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Original Articles

Duloxetine in the Prevention of Depressive Recurrences: A Randomized, Double-Blind, Placebo-Controlled Trial

David G. S. Perahia, Giuseppe Maina, Michael E. Thase, Melissa E. Spann, Fujun Wang, Daniel J. Walker, and Michael J. Detke

Published: May 13, 2009

Article Abstract

Objective: To assess the efficacy of duloxetine 60-120 mg once daily in the prevention of depressive recurrence in outpatients with recurrent major depressive disorder (MDD).

Method: Eligible patients with at least 3 episodes of MDD (DSM-IV diagnosis) in the past 5 years received open-label duloxetine 60-120 mg/day for up to 34 weeks. Patients meeting response criteria were then randomly assigned to either duloxetine or placebo for up to 52 weeks of double-blind maintenance treatment. The primary outcome measure was time to recurrence of a major depressive episode. Safety and tolerability were assessed via analysis of treatment-emergent adverse events (TEAEs), vital signs, weight, and laboratory measures. Patients were recruited from 43 study centers in 5 European countries (France, Germany, Italy, Russia, and Sweden) and the United States. The study was conducted from March 2005 to January 2008.

Results: A total of 288 patients were randomly assigned to duloxetine or placebo. Time to a depressive recurrence was significantly longer in duloxetine-treated patients compared with placebo-treated patients (p < .001). During the double-blind maintenance phase, 33.1% of placebo-treated patients experienced a depressive recurrence compared with 14.4% of duloxetine-treated patients (p < .001). There were no significant differences between treatment groups in TEAEs, discontinuations due to adverse events, vital signs, or weight.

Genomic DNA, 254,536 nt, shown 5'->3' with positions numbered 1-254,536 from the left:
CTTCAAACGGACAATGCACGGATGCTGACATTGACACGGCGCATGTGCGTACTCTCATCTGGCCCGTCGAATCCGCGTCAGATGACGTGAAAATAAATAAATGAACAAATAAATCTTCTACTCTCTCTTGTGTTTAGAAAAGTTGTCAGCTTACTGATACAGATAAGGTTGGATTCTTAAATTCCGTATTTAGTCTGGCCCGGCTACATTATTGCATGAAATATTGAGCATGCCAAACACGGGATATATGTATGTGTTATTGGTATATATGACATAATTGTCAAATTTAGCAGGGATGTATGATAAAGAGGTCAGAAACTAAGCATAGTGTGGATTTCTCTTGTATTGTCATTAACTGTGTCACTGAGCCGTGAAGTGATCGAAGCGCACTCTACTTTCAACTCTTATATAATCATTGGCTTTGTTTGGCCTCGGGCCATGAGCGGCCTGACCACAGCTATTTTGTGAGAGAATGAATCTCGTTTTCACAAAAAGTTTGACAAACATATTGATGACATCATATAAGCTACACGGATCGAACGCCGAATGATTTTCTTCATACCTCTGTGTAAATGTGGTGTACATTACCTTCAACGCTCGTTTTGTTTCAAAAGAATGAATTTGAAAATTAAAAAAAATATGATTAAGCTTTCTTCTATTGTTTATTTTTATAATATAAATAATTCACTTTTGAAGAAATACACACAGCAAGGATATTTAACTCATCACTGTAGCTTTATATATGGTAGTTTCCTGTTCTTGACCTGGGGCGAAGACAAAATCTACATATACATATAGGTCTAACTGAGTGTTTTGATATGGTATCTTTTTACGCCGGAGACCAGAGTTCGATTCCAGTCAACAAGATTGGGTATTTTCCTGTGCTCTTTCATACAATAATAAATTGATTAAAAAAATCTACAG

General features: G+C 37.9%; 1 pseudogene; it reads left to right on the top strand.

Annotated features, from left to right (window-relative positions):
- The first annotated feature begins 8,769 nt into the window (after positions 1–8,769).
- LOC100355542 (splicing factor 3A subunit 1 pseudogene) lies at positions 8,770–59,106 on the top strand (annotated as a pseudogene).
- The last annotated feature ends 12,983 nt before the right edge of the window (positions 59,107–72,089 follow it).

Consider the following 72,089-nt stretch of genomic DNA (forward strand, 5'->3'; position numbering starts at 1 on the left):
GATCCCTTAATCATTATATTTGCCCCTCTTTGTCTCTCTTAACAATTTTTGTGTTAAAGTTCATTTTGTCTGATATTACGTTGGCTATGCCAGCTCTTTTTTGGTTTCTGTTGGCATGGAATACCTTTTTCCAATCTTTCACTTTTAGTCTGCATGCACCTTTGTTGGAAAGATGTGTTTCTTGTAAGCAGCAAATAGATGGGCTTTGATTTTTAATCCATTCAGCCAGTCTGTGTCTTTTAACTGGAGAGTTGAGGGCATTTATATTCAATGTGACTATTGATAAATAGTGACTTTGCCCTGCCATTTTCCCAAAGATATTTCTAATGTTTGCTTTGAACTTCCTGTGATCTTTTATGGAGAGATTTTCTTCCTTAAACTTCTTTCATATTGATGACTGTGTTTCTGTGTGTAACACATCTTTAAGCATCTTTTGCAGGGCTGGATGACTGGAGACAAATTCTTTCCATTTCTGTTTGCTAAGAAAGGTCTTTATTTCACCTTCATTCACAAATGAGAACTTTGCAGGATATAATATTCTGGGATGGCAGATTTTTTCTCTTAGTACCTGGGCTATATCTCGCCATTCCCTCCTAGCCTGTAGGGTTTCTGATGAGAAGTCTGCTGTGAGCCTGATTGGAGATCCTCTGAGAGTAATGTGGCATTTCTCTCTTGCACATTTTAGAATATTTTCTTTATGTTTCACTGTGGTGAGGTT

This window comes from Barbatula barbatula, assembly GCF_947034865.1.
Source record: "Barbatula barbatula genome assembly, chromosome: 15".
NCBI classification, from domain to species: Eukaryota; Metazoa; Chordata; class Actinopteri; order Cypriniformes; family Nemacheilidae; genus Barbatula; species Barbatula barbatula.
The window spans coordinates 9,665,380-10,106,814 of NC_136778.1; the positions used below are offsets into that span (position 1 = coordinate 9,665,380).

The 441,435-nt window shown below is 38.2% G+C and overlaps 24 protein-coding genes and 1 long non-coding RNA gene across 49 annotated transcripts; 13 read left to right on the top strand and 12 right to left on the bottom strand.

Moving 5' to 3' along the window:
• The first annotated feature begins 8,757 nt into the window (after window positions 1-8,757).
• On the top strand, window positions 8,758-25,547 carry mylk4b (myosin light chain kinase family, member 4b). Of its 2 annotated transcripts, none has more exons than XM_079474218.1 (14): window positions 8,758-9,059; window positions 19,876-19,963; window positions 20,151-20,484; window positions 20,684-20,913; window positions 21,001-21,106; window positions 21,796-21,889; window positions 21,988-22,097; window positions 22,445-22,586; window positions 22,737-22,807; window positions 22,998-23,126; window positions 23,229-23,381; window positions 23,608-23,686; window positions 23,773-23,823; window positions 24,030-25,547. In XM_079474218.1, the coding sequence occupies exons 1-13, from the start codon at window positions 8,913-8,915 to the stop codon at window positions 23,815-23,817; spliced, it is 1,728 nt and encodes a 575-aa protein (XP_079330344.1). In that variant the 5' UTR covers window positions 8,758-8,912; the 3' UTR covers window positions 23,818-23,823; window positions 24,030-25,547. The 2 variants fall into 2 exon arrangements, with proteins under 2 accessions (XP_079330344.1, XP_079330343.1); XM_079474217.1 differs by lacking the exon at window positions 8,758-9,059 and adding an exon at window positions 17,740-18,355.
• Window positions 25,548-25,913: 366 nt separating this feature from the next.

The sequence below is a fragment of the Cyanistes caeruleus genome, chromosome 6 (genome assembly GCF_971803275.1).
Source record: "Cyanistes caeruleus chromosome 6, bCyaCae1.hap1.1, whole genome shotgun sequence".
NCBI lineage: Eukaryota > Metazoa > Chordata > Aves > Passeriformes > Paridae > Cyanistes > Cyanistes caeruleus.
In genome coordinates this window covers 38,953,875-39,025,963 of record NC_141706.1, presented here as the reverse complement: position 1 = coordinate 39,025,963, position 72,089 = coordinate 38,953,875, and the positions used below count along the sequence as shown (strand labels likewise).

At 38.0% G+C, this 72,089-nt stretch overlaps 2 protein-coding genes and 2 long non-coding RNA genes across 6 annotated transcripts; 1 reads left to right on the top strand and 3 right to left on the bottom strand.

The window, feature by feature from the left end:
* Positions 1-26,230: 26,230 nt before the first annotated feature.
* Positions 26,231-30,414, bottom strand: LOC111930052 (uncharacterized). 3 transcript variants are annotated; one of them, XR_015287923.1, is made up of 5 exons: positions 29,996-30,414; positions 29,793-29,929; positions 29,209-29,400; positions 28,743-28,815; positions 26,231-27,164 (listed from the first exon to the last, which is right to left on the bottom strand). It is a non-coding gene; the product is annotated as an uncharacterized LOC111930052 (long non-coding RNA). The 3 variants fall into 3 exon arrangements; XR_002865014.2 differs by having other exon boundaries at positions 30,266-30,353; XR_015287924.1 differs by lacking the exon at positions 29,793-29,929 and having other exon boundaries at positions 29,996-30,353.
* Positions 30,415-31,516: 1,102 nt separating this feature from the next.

Conclusion: Treatment with duloxetine was associated with a longer time to depressive recurrence and a significantly lower recurrence rate compared with placebo.

Trial Registration: clinicaltrials.gov Identifier: NCT00105989

Volume: 70

Quick Links: Depression (MDD)

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Letter to the Editor

Stigma Kills Psychiatric Patients and Is Now Killing Clinical Research Too

Robert M. Post, MD, argues that NIMH should abandon the RDoC framework and restore funding for clinical...

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